Well, people smarter than myself have pointed out about this analogy that it has a few problems. So here’s one. Who is this person that actually knows that all of these blind men are experiencing but a part of the elephant? Someone is claiming to know about the full elephant. Someone is claiming to know that an elephant has tusks. It has a trunk, it has sides, it has legs, it has a tail. Someone is claiming actually to know, in this parable and the way they’re using it, that religion is bigger than the individual religions, that truth is bigger than the individual truths, and hence they’re claiming to know what that bigger truth is.
So far from an analogy that’s meant to maybe put individual religions on an equal playing field or lead to some form of skepticism, it actually is a claim that someone knows the greater whole comprehensive truth. I think that’s a fatal flaw in this analogy, this parable, that if we’re going to talk about individual parts, well, how do we know their parts? That’s a greater claim to knowledge. Someone is claiming to not be blind, but to be able to see the entire animal. So why can’t that, in principle, be one of the religions?
Now, it doesn’t work in this parable, right? I’m not saying that the blind man who only felt the tusk was experiencing the totality of the elephant. No, but I am saying, well, what if someone wasn’t blind? What if we’re not constrained by a made up fictitious parable? What if there actually is the kind of person like the parable teller who does see the entire elephant?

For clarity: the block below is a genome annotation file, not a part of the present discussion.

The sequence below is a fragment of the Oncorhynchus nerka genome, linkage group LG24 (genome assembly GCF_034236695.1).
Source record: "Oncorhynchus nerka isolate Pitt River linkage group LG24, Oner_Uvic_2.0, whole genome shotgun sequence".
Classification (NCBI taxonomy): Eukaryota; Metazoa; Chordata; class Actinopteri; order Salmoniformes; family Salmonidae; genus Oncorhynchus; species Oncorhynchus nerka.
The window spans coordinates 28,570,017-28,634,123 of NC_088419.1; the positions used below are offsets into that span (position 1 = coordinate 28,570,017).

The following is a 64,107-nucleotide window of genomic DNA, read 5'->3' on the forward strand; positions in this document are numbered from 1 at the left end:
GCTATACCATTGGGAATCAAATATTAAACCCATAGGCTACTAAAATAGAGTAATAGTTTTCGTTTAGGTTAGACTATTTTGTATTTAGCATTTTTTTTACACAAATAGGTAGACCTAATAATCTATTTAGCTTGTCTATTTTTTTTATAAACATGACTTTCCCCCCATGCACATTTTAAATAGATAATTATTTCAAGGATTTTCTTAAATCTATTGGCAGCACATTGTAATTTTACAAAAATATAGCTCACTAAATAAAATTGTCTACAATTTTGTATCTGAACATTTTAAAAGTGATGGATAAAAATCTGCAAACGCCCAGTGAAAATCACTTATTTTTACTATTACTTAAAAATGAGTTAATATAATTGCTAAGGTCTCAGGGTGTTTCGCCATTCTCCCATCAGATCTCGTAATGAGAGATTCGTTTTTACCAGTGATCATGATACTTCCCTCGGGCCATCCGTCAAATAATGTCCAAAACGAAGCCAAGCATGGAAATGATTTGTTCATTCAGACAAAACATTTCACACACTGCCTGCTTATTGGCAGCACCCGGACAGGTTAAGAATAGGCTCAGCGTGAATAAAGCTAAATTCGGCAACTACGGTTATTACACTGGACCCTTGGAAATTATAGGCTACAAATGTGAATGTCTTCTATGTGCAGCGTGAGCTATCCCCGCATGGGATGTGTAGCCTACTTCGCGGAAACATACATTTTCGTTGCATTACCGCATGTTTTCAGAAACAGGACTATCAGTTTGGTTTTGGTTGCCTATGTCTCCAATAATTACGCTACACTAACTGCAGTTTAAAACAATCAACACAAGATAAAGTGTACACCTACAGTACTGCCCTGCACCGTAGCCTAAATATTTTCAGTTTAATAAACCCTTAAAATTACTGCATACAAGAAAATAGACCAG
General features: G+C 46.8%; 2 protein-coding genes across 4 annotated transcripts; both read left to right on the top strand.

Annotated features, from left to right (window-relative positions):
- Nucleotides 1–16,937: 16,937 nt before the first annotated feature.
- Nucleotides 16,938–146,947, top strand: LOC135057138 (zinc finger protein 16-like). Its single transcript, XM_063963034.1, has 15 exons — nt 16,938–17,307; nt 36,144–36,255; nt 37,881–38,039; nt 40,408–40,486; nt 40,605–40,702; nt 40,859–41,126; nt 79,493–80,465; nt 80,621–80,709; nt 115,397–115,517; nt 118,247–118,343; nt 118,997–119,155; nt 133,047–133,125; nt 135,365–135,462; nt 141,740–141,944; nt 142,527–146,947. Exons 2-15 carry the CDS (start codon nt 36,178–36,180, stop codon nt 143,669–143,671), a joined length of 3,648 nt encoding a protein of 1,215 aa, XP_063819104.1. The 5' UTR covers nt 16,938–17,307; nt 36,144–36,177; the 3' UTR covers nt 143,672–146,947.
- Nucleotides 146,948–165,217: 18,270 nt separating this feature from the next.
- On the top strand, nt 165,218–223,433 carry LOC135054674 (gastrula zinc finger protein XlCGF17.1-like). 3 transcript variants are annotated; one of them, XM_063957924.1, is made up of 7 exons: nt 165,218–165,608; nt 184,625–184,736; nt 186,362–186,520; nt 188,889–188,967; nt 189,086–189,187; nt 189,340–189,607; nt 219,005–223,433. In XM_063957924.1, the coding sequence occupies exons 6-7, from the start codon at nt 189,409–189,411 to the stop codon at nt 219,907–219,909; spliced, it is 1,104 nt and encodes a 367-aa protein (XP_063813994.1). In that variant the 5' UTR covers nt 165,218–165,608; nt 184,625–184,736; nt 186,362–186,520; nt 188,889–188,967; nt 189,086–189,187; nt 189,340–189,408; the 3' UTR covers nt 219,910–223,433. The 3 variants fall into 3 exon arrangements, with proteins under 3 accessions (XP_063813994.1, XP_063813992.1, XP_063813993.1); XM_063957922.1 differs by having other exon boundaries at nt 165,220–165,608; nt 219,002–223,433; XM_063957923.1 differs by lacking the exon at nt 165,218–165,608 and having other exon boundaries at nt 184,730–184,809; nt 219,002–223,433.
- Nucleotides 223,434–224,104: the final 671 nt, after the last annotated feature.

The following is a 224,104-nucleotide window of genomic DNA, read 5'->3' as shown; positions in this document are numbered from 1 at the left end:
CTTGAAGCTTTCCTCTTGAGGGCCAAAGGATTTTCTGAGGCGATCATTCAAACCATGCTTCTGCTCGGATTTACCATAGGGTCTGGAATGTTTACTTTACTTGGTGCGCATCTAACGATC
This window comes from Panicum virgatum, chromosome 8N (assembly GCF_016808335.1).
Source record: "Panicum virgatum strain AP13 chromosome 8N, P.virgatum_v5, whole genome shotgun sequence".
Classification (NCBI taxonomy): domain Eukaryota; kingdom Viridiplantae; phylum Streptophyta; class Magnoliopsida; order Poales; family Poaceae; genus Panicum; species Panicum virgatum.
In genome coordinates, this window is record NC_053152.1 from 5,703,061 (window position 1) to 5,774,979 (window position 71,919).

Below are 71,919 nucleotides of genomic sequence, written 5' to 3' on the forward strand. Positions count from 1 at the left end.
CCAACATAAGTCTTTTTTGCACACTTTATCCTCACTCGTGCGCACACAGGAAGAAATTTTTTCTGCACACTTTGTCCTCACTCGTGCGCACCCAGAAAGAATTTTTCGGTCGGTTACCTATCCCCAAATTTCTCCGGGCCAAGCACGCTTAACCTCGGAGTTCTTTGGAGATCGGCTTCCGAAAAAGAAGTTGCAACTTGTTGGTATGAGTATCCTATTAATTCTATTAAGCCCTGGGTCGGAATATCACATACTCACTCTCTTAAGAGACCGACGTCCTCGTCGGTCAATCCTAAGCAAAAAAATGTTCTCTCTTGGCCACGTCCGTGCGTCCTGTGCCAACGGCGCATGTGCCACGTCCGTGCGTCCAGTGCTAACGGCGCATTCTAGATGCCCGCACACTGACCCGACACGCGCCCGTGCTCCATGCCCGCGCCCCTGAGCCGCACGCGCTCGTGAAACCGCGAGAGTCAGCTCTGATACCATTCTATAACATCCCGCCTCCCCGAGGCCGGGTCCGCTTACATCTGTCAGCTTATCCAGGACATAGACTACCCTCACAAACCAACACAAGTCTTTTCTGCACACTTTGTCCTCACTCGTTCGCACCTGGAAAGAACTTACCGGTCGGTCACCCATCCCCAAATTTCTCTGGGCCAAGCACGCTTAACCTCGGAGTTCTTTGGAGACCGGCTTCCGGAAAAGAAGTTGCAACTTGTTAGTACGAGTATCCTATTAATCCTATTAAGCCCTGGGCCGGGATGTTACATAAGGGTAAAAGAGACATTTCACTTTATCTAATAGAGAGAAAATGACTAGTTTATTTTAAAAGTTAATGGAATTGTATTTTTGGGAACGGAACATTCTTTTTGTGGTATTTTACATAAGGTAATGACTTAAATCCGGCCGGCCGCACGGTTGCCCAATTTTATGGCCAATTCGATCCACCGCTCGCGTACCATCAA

Well, I think that is the Christian worldview, broadly speaking. I’m not saying it has answers for every single question that we will come to know them, but I am saying it’s the best explanation for reality, because what it does is it takes those individual pieces. It takes the trunk, it takes the tail, it takes the side, it takes all these various facets that we see in the world and it puts them together and it makes the best sense of it.
Now, I’m not saying Christianity just includes all the truths from Islam and Hinduism and that sort of thing. I’m kind of pivoting in how I’m using the analogy, but what I am saying is Christianity is the best explanation for reality. We see, in general, the elephant and here’s why.
Here’s the second part where I think this parable breaks down. It’s not a good parallel to God or religion. Elephants don’t talk, but what if the elephant talked? What if the elephant was able to tell us about itself? What if it was able to say, “Hey, you’re holding onto my trunk.” That would be kind of a terrifying thing, but what if it was able to say, “Hey, if you go to the right, that guy who said I was just like a tree because he only felt my leg, actually, that’s just another part of me. And that guy who felt me and thought I was just a wall, actually, that’s a little behind my leg. All of these are parts of me.”
What if the elephant could talk? What if the elephant had a voice? What if he revealed himself? Well, that’s Christianity. This might be a sacrilegious, but in Christianity, the elephant talks, right? If the elephant represents God or religion or the truth, and everyone has a part of it, well in Christianity, God actually has spoken. He’s told us about himself.
So the person who only experiences, if it’s even true that you can only experience a part of God in that way, but the person who experiences a part of him, doesn’t have to wonder if that actually is a part of God. Is it a partial truth? Am I confused? Is it wrong? No. In Christianity, our God has spoken. He’s revealed himself in the world.
As the beginning of Hebrew says, he used to speak through the prophets and the Old Testament writers and the patriarch and the fathers. Okay, so that that has happened. God has a history of speaking, but in these last days, he has spoken to us through his son. And the Bible goes on to tell us that he continues to speak through his word, so we have a speaking God.